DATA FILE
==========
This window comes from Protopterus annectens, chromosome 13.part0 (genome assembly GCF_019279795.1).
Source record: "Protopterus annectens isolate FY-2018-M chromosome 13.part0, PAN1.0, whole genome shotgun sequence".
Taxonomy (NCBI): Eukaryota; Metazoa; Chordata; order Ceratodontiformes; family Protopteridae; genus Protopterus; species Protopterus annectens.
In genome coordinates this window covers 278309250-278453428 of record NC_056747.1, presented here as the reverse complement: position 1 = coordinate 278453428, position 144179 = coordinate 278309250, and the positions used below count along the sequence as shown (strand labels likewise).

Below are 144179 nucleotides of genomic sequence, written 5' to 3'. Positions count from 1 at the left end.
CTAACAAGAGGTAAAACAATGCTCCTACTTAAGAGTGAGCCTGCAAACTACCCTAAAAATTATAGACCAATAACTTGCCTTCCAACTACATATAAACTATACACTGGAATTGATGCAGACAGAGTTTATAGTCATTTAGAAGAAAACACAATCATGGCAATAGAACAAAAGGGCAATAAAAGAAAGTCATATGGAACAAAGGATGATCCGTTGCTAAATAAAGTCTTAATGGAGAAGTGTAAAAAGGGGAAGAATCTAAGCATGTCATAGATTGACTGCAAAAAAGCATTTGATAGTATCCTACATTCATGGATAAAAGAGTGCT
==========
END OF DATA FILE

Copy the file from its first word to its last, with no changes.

This window comes from Protopterus annectens, chromosome 13.part0 (genome assembly GCF_019279795.1).
Source record: "Protopterus annectens isolate FY-2018-M chromosome 13.part0, PAN1.0, whole genome shotgun sequence".
Taxonomy (NCBI): Eukaryota; Metazoa; Chordata; order Ceratodontiformes; family Protopteridae; genus Protopterus; species Protopterus annectens.
In genome coordinates this window covers 278309250-278453428 of record NC_056747.1, presented here as the reverse complement: position 1 = coordinate 278453428, position 144179 = coordinate 278309250, and the positions used below count along the sequence as shown (strand labels likewise).

Below are 144179 nucleotides of genomic sequence, written 5' to 3'. Positions count from 1 at the left end.
CTAACAAGAGGTAAAACAATGCTCCTACTTAAGAGTGAGCCTGCAAACTACCCTAAAAATTATAGACCAATAACTTGCCTTCCAACTACATATAAACTATACACTGGAATTGATGCAGACAGAGTTTATAGTCATTTAGAAGAAAACACAATCATGGCAATAGAACAAAAGGGCAATAAAAGAAAGTCATATGGAACAAAGGATGATCCGTTGCTAAATAAAGTCTTAATGGAGAAGTGTAAAAAGGGGAAGAATCTAAGCATGTCATAGATTGACTGCAAAAAAGCATTTGATAGTATCCTACATTCATGGATAAAAGAGTGCT